Signs of Benzo Addiction


Benzodiazepines (benzos) are prescription tranquilizers that can also be sedatives. They are prescribed to help with a number of different conditions that cause anxiety or panic disorders. They can also be prescribed to help with insomnia, seizures, or as part of a plan to help with alcohol addiction recovery. There are a number of different benzodiazepines that have been produced, but there are only 15 in the U.S. that are FDA approved. They are classified into three categories based on how long the effects last. Some examples include ultra short-acting Versed, short-acting Xanax and long-acting Valium.

Benzodiazepines may have a calming effect but they are highly addictive, and when someone is addicted to them there are physical, psychological, and behavioral symptoms of addiction that are present.

Symptoms of Addiction

Benzo addiction is referred to as hypnotic, sedative, or axiological use disorder, and in order to have the addiction, there must be two of the possible 11 symptoms within the same 12-month period. Benzodiazepines are commonly abused because they are easily available.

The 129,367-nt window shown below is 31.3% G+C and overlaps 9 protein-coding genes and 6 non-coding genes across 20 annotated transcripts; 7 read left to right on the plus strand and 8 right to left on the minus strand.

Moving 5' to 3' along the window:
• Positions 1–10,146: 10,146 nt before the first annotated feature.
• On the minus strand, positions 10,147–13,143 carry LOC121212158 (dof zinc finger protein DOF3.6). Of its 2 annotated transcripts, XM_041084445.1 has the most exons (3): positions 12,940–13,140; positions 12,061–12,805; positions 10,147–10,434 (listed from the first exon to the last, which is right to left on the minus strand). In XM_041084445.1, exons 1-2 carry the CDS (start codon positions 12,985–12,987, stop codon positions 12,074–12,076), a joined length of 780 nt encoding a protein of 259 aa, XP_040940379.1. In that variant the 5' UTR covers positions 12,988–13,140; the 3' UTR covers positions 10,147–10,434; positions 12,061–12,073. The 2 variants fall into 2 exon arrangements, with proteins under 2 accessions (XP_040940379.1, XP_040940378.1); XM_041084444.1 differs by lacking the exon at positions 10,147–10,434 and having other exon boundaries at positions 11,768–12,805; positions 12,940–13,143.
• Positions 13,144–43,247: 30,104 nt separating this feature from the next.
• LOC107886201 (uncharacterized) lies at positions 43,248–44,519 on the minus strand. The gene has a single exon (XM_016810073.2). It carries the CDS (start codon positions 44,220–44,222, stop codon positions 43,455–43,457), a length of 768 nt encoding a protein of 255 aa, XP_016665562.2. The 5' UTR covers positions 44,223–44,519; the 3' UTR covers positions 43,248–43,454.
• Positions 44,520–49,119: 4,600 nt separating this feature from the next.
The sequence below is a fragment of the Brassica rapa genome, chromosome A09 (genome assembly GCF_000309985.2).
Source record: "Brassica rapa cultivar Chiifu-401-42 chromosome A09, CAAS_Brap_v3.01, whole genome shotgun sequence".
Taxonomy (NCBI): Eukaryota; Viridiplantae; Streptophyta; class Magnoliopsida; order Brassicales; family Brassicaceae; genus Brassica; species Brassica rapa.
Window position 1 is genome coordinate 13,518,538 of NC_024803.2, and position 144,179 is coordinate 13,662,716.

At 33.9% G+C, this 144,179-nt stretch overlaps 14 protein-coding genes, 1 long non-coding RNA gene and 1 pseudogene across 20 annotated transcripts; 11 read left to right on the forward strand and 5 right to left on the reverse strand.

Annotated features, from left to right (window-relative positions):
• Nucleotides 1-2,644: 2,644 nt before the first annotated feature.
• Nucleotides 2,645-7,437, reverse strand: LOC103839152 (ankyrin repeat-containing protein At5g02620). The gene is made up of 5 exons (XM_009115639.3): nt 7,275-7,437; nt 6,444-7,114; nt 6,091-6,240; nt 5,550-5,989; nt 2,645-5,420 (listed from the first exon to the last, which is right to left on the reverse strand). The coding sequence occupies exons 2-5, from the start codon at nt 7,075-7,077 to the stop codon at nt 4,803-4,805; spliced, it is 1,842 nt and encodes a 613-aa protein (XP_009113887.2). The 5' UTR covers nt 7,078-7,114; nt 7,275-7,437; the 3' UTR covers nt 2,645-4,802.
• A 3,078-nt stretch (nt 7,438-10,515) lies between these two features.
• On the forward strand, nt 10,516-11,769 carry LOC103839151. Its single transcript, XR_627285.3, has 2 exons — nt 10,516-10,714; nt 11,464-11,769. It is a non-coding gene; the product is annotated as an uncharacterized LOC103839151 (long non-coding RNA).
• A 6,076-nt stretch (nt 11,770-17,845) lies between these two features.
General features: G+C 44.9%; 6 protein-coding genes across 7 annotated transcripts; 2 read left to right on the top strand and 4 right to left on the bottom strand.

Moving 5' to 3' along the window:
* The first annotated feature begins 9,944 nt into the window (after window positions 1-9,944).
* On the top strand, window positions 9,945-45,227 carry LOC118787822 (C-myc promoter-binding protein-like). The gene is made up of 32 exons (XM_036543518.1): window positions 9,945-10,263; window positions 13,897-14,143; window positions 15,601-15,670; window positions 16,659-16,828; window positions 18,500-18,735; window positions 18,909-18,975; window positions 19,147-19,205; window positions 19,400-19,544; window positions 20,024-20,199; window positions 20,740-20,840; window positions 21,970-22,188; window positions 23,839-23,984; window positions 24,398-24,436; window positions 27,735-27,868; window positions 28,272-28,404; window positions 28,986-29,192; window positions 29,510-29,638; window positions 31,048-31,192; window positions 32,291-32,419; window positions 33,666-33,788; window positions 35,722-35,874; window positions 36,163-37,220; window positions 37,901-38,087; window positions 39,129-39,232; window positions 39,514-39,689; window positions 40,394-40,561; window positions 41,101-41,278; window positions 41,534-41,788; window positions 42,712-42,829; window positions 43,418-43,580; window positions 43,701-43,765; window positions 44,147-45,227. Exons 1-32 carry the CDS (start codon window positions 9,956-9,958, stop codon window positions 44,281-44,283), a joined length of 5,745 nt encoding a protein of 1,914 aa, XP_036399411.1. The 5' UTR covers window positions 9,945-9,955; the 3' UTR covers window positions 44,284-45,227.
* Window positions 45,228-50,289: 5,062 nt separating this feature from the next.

There are a number of different symptoms, but some refer to the amount of time trying to get the drug and the amount of drug someone has to take as they build up a tolerance. As someone takes more benzos and builds up a tolerance, he or she will require more of the drug in order to achieve the same high. Withdrawal symptoms will emerge once the abuse stops or the dosage is cut down.

Benzo physical and psychological addiction symptoms include weakness, blurred vision, drowsiness, and poor judgment. In addition to physical symptoms, addicts can have mood changes and may partake in risky behavior, which includes driving after taking the drug or combining benzos with alcohol and other drugs. If the addiction is bad, the user will have to keep up with their habit so they may be doctor shopping in order to get more, or they may be asking friends, families, and colleagues for more pills.  Death is rare when only benzodiazepines are being abused, but as the addiction worsens and they combine benzos with a number of other drugs or alcohol, then death could be more likely.

When taken in regulated doses for short periods of time, only a small percentage of users will show addiction. When stopped abruptly, there can be withdrawal symptoms. These withdrawal symptoms will appear three to four days from the last use, but short-acting varieties can appear sooner.

Causes of Addiction

Some people have a tendency due to genetics to sufferfrom addiction, but there isn’t a lot of proof that some factors play a significant role in the addiction. Some common environmental factors that could play a slight role include low economic status, unemployment, and peer pressure.

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